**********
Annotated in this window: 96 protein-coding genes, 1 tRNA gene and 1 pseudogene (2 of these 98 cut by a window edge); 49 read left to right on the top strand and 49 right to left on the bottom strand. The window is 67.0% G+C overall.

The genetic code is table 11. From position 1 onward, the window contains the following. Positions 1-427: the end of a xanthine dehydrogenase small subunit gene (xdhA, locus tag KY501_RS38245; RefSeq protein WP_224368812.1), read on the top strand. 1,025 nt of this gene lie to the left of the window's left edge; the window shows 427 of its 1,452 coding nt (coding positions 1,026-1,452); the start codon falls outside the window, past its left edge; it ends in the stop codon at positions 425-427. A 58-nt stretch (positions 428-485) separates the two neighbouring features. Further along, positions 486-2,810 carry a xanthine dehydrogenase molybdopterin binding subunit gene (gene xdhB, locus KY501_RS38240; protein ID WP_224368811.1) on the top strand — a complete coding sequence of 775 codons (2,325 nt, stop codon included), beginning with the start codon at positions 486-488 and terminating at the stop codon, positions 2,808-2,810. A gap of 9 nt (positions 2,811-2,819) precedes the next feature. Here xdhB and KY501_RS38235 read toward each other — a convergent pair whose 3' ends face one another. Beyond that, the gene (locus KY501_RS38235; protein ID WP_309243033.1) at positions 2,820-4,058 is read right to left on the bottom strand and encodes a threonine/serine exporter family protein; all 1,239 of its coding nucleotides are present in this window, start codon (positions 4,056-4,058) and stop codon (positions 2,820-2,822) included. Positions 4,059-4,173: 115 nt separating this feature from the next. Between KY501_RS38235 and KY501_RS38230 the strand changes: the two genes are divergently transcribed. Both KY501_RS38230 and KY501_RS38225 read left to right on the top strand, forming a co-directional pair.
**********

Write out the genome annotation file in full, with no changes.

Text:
Annotated in this window: 96 protein-coding genes, 1 tRNA gene and 1 pseudogene (2 of these 98 cut by a window edge); 49 read left to right on the top strand and 49 right to left on the bottom strand. The window is 67.0% G+C overall.

The genetic code is table 11. From position 1 onward, the window contains the following. Positions 1-427: the end of a xanthine dehydrogenase small subunit gene (xdhA, locus tag KY501_RS38245; RefSeq protein WP_224368812.1), read on the top strand. 1,025 nt of this gene lie to the left of the window's left edge; the window shows 427 of its 1,452 coding nt (coding positions 1,026-1,452); the start codon falls outside the window, past its left edge; it ends in the stop codon at positions 425-427. A 58-nt stretch (positions 428-485) separates the two neighbouring features. Further along, positions 486-2,810 carry a xanthine dehydrogenase molybdopterin binding subunit gene (gene xdhB, locus KY501_RS38240; protein ID WP_224368811.1) on the top strand — a complete coding sequence of 775 codons (2,325 nt, stop codon included), beginning with the start codon at positions 486-488 and terminating at the stop codon, positions 2,808-2,810. A gap of 9 nt (positions 2,811-2,819) precedes the next feature. Here xdhB and KY501_RS38235 read toward each other — a convergent pair whose 3' ends face one another. Beyond that, the gene (locus KY501_RS38235; protein ID WP_309243033.1) at positions 2,820-4,058 is read right to left on the bottom strand and encodes a threonine/serine exporter family protein; all 1,239 of its coding nucleotides are present in this window, start codon (positions 4,056-4,058) and stop codon (positions 2,820-2,822) included. Positions 4,059-4,173: 115 nt separating this feature from the next. Between KY501_RS38235 and KY501_RS38230 the strand changes: the two genes are divergently transcribed. Both KY501_RS38230 and KY501_RS38225 read left to right on the top strand, forming a co-directional pair.